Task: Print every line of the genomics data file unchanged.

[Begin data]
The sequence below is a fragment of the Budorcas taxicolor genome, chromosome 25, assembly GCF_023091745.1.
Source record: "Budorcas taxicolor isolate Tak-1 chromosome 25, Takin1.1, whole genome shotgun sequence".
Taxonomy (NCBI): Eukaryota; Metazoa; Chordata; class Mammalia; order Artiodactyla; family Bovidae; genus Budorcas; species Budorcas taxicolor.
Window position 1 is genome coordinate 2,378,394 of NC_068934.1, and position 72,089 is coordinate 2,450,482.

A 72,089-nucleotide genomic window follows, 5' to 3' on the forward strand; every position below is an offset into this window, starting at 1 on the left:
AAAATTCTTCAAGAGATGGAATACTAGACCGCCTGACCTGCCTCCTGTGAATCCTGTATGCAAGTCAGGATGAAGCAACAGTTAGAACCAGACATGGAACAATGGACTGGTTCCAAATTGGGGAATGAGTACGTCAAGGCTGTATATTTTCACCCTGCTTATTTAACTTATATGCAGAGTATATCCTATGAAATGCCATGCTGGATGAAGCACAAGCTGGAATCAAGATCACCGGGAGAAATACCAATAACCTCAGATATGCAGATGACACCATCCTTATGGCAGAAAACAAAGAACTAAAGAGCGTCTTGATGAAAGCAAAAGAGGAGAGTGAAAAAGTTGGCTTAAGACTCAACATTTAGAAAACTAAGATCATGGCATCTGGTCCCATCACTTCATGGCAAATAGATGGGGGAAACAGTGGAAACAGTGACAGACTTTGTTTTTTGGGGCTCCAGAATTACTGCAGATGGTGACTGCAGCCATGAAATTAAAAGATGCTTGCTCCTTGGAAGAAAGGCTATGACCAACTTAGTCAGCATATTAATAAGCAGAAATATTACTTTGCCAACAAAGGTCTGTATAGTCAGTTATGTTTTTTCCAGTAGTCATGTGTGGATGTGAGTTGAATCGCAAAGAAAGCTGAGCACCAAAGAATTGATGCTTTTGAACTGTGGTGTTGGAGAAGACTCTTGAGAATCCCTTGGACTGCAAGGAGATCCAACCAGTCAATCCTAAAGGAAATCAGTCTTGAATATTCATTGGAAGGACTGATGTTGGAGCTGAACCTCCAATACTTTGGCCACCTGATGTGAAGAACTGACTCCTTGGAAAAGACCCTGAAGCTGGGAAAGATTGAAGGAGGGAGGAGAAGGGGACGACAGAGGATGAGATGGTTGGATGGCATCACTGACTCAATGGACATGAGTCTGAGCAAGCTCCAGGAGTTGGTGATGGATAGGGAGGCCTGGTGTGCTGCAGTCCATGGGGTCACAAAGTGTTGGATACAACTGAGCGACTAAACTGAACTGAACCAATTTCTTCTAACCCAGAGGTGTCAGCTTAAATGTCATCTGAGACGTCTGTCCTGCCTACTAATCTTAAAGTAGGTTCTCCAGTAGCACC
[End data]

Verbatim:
The sequence below is a fragment of the Budorcas taxicolor genome, chromosome 25, assembly GCF_023091745.1.
Source record: "Budorcas taxicolor isolate Tak-1 chromosome 25, Takin1.1, whole genome shotgun sequence".
Taxonomy (NCBI): Eukaryota; Metazoa; Chordata; class Mammalia; order Artiodactyla; family Bovidae; genus Budorcas; species Budorcas taxicolor.
Window position 1 is genome coordinate 2,378,394 of NC_068934.1, and position 72,089 is coordinate 2,450,482.

A 72,089-nucleotide genomic window follows, 5' to 3' on the forward strand; every position below is an offset into this window, starting at 1 on the left:
AAAATTCTTCAAGAGATGGAATACTAGACCGCCTGACCTGCCTCCTGTGAATCCTGTATGCAAGTCAGGATGAAGCAACAGTTAGAACCAGACATGGAACAATGGACTGGTTCCAAATTGGGGAATGAGTACGTCAAGGCTGTATATTTTCACCCTGCTTATTTAACTTATATGCAGAGTATATCCTATGAAATGCCATGCTGGATGAAGCACAAGCTGGAATCAAGATCACCGGGAGAAATACCAATAACCTCAGATATGCAGATGACACCATCCTTATGGCAGAAAACAAAGAACTAAAGAGCGTCTTGATGAAAGCAAAAGAGGAGAGTGAAAAAGTTGGCTTAAGACTCAACATTTAGAAAACTAAGATCATGGCATCTGGTCCCATCACTTCATGGCAAATAGATGGGGGAAACAGTGGAAACAGTGACAGACTTTGTTTTTTGGGGCTCCAGAATTACTGCAGATGGTGACTGCAGCCATGAAATTAAAAGATGCTTGCTCCTTGGAAGAAAGGCTATGACCAACTTAGTCAGCATATTAATAAGCAGAAATATTACTTTGCCAACAAAGGTCTGTATAGTCAGTTATGTTTTTTCCAGTAGTCATGTGTGGATGTGAGTTGAATCGCAAAGAAAGCTGAGCACCAAAGAATTGATGCTTTTGAACTGTGGTGTTGGAGAAGACTCTTGAGAATCCCTTGGACTGCAAGGAGATCCAACCAGTCAATCCTAAAGGAAATCAGTCTTGAATATTCATTGGAAGGACTGATGTTGGAGCTGAACCTCCAATACTTTGGCCACCTGATGTGAAGAACTGACTCCTTGGAAAAGACCCTGAAGCTGGGAAAGATTGAAGGAGGGAGGAGAAGGGGACGACAGAGGATGAGATGGTTGGATGGCATCACTGACTCAATGGACATGAGTCTGAGCAAGCTCCAGGAGTTGGTGATGGATAGGGAGGCCTGGTGTGCTGCAGTCCATGGGGTCACAAAGTGTTGGATACAACTGAGCGACTAAACTGAACTGAACCAATTTCTTCTAACCCAGAGGTGTCAGCTTAAATGTCATCTGAGACGTCTGTCCTGCCTACTAATCTTAAAGTAGGTTCTCCAGTAGCACC